Bergdahl, VA Scandals Show Gap Between Rhetoric and Reality of Service

Bergdahl, VA Scandals Show Gap Between Rhetoric and Reality of Service
Photo: Headquarters of the Department of Veterans Affairs, Washington, DC, Dec. 29, 2008 (photo by Flickr user Adam Fagen licensed under the Creative Commons Attribution-NonCommercial-ShareAlike 2.0 Generic license).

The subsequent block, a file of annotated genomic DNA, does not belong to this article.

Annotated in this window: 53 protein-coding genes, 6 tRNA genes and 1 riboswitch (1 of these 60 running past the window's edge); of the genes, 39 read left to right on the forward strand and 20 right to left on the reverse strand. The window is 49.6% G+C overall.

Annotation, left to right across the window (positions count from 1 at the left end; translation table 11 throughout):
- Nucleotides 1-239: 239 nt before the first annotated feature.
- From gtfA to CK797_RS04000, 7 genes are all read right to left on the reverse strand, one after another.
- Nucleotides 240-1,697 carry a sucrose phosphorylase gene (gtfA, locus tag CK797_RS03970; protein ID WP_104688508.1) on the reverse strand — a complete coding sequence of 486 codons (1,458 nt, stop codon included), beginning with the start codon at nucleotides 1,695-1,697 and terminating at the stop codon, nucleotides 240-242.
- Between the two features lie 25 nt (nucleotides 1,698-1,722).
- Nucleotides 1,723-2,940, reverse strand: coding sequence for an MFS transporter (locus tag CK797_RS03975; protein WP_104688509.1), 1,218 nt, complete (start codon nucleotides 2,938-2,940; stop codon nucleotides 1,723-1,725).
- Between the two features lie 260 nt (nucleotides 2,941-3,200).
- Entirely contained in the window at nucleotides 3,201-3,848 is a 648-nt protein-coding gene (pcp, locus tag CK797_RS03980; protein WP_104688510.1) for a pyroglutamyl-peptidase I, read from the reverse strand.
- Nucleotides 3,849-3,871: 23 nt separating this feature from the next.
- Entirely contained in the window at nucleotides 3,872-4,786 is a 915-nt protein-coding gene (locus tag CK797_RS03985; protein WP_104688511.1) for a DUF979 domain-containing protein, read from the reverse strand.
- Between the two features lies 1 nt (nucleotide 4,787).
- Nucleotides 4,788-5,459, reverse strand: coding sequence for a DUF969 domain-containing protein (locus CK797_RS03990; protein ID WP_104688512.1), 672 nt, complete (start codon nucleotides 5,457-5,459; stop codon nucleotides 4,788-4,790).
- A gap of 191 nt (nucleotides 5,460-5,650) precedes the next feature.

Underneath the politicking, exaggeration and sensationalism, the angry national conversations about wait times for veterans’ health care, on the one hand, and the alleged transgressions of Sgt. Bowe Bergdahl, on the other, have offered a clear window into some rough realities of military life. Americans have learned a number of things in recent days that, judging by the evidence, we would rather not know. The release of audits of the workings of the Veterans’ Administration confirmed that too often whole branches of government charged with meeting our commitment to care for veterans have resorted to deception and dishonesty instead of facing problems openly. The release of emails and the re-examination of the record around the capture of Bergdahl confirmed, at minimum, that joining the military is no antidote for saying and doing intemperate and foolish things. American soldiers and their families are not perfect, stoic, uncomplaining patriots. The fact that any Americans believe this highlights just how divorced from military realities the 99 percent of us who don’t serve are. (Perhaps it would help if American history courses included as part of their reading lists Catch-22, M*A*S*H or any of the excellent, searing memoirs of our more recent wars—such as Love My Rifle More Than You—which don’t sugarcoat what it’s like to serve or whitewash the range of responses from those who do.) These unpleasant disclosures about the VA and Bergdahl do have short-term fixes. Veterans who have suffered long waits for care can be prioritized. Additional funding can be found for VA medical personnel right away. As for Bergdahl, the Army has well-developed procedures to investigate and, if justified, reprimand, punish or court-martial him. But if policymakers and opinion-leaders satisfy themselves with those steps and simply move on to the next overblown political “crisis,” they will have missed an important opportunity to consider the realities and limits of American security policy. Why is the Veterans’ Administration and its partner the Veterans’ Health Administration such a quagmire? As Norm Ornstein wrote, the root of the problem lies in the “stark mismatch between demand and supply.” Veterans live longer, meaning that more of them are eligible for more care; and the wars of the past decade led both to growth in the size of the armed forces, and thus in the number of veterans, as well as in the number and complexity of health issues faced by those veterans. Ornstein also notes that presidents of both parties since George H. W. Bush have struggled to improve the VA’s management. Why is this so hard? Iraq War veteran and former Pentagon official Phil Carter sets out the challenges the VA faces. It is the second-largest agency in government, managing a huge array of dispersed and diffuse institutions. When it attempts to modernize or reform its programs and facilities, it faces intense political pressure from interest groups and members of Congress who like things just the way they are—even if that wastes money. Last, Carter writes, “Twenty years ago, the VA led the nation in development of electronic health records. Today, the VA has fallen behind.” He notes that some VA facilities are still using information systems built on DOS. One of the bedrocks of American public life, especially in the years since 9/11, is that veterans deserve medical care. And overall, in fact, the care given through the VA is overall highly-praised—and you can’t beat the price. But for now, having served in the military doesn’t exempt you from antiquated systems and overworked, underpaid medical professionals. And it turns out that if we believe it should, we would have to cure those ills in civilian medicine as well: Rather than looking at health care for veterans as totally divorced from the national debate over health care, we should see the two as integrated, because they are. There are not two markets for doctors, nurses and technicians, but one; the same is true for the market-based system that, with government intervention here and there, sets the cost of care that public, state and private institutions must respond to. Jawboning about our sacred duty to those who serve does nothing to produce more nurses, gerontologists and general practitioners willing to work in under-served parts of the country. We also, in the end, have only one national job market in America. It has been written that Bowe Bergdahl first tried to expand his horizons by enlisting in the French Foreign Legion, and only turned to the U.S. military after that plan failed. When he joined, in 2008, the Army had lowered its standards for two successive years in order to fill its demand for new recruits as the wars in Iraq and Afghanistan dragged on. A public debate about the lowering of standards and the admission of people with prior convictions and without high school diplomas ensued, though Bergdahl himself doesn’t fit this stereotype. What didn’t ensue was much discussion about what happened in the field to the young men and women who joined up in the midst of the disillusionment phase of America’s post-9/11 wars. The late Michael Hastings, when he profiled Bergdahl’s unit after his capture, described it as “breaking even the most basic rules of combat.” That story didn’t attract much attention. In other cases, soldiers who acted out in appalling ways—killing civilians and taking trophies—have been court-martialed and convicted. But those stories fell out of the news pretty fast as well. In some ways, that’s appropriate. The vast majority of American soldiers meet high moral standards under pretty difficult conditions. In other words, they meet our fantasy of them. But why wasn’t there an outcry about ill-disciplined units? Why weren’t there congressional hearings and national soul-searching when a soldier left his unit and, instead of wandering into the arms of the Taliban, gunned down Afghan women and children in a nearby village? Could it be because we just don’t want to know that war and service, which produce stirring tales of bravery and sacrifice, produce this, too? Of course, much of the outrage around Bergdahl’s return is manufactured for partisan purposes. Why else would members of Congress who had every reason to know the circumstances of Bergdahl’s capture have tweeted their joy at his release, only to delete the tweets and withdraw their support within hours? The Army will do what it does in response to questions about Bergdahl’s actions; the political theater will continue until the lead actors seize on some new outrage. But in his case, as in the case of the VA, we would do well to notice the broadening gap between the rhetoric used by the 99 percent who don’t serve in the military about service, duty and sacrifice, and the reality of what choosing military service—both the unvarnished reality of wartime and the inability of our system to fund the promises it makes—means for the 1 percent who do. Heather Hurlburt is a senior fellow at Human Rights First in Washington. With experience in the White House, Congress, the State Department and overseas, she focuses on the space between diplomacy and domestic politics. Her WPR column, Full-Spectrum Diplomacy, will appear every Monday while Richard Gowan is on leave of absence.